The Woodland Trust launched an appeal in autumn 2019 to raise £1m to take on part of Ausewell in Dartmoor, Devon. It will now join the National Trust, who owns the other part of the site, in managing this important wildlife refuge.
Woodland Trust site manager Dave Rickwood says:
“It’s very exciting that, thanks to the public’s help, we can complete the purchase of Ausewell Wood and start working with the National Trust to restore this valuable wildlife habitat. It means we can protect this 342 acre lost world with its rugged woodland, vast heath and damp temperate forest.”
The two charities have plans to carefully manage the non-native conifer areas, allowing nature to recover. This will allow plants and trees from former woodland species to recover and re-colonise the ancient woodland areas, thus supporting a range of climate threatened wildlife.
Wildlife monitoring has already taken place to help shape the management and gain an understanding of how climate change is having an effect.
Alex Raeder, National Trust’s south west conservation manager, said:
“The National Trust is delighted to be working again with the Woodland Trust to secure the future of our finest wooded habitats. This is more important than ever in the fight against climate change and biodiversity loss. Ausewell Wood is an astonishingly beautiful place and the mix of heathland and wooded habitats provide homes for redstarts and places for rare lichens to thrive.”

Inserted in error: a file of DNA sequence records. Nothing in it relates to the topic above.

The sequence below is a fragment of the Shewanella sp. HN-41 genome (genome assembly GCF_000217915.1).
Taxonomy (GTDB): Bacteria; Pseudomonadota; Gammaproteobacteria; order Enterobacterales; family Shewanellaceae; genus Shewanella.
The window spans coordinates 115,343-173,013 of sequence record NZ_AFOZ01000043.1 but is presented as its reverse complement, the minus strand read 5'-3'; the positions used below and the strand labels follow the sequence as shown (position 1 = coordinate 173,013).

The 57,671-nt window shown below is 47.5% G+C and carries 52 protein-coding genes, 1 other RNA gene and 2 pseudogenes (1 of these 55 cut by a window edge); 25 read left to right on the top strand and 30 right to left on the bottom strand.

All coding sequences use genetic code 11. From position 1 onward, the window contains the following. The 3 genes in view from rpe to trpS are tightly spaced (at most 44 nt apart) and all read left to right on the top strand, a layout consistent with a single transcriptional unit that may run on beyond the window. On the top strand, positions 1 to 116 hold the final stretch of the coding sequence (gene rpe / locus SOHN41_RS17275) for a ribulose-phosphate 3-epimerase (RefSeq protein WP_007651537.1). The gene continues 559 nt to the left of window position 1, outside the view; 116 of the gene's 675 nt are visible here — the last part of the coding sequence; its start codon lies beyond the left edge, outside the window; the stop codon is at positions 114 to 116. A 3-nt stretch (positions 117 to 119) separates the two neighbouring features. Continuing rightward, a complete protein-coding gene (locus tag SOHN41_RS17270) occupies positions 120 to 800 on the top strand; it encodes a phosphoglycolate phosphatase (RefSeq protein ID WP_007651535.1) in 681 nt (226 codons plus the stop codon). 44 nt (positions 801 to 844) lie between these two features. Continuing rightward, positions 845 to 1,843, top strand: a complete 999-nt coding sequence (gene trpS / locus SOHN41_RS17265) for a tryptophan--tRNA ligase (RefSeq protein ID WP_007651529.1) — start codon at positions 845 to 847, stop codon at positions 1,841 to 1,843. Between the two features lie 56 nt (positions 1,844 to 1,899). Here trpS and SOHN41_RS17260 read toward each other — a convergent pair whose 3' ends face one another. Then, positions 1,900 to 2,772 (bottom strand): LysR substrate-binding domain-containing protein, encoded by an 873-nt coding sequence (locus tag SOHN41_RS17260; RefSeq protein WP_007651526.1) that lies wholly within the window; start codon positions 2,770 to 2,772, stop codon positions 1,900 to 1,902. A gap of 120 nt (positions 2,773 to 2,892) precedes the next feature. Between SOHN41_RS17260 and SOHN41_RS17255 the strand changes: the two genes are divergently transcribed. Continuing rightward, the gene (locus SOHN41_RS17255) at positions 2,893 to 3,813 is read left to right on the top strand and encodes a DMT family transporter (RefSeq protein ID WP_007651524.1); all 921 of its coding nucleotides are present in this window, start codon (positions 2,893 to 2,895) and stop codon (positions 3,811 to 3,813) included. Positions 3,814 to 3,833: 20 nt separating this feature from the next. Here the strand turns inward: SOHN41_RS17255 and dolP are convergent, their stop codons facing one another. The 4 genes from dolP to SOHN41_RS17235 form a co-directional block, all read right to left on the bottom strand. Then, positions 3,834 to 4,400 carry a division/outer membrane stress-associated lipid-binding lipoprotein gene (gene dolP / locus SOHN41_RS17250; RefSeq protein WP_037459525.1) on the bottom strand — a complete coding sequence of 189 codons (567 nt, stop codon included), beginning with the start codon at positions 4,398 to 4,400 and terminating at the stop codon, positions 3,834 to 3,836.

“We will be creating some access into the woods, which until now has not formally existed, so that people can discover Ausewell’s natural beauty for themselves. Routes will be low-key to help look after the wildlife that everyone values so highly.”
Alex added: “Ausewell exemplifies the importance of the Dart Valley for nature and through our joint care of this place with the Woodland Trust, we intend to make it even better in future.”
The National Trust secured part of the purchase of the site through gifts in wills whilst the Woodland Trust raised its share through a public appeal. With the purchase sealed, the organisations are now concentrating their efforts on raising the extra £1.5m to protect and restore the site.
Ausewell will open to the public later this year once the purchase has completed and initial access work has taken place. As a refuge for nature, Ausewell will be a place for people to enjoy in an unobtrusive way.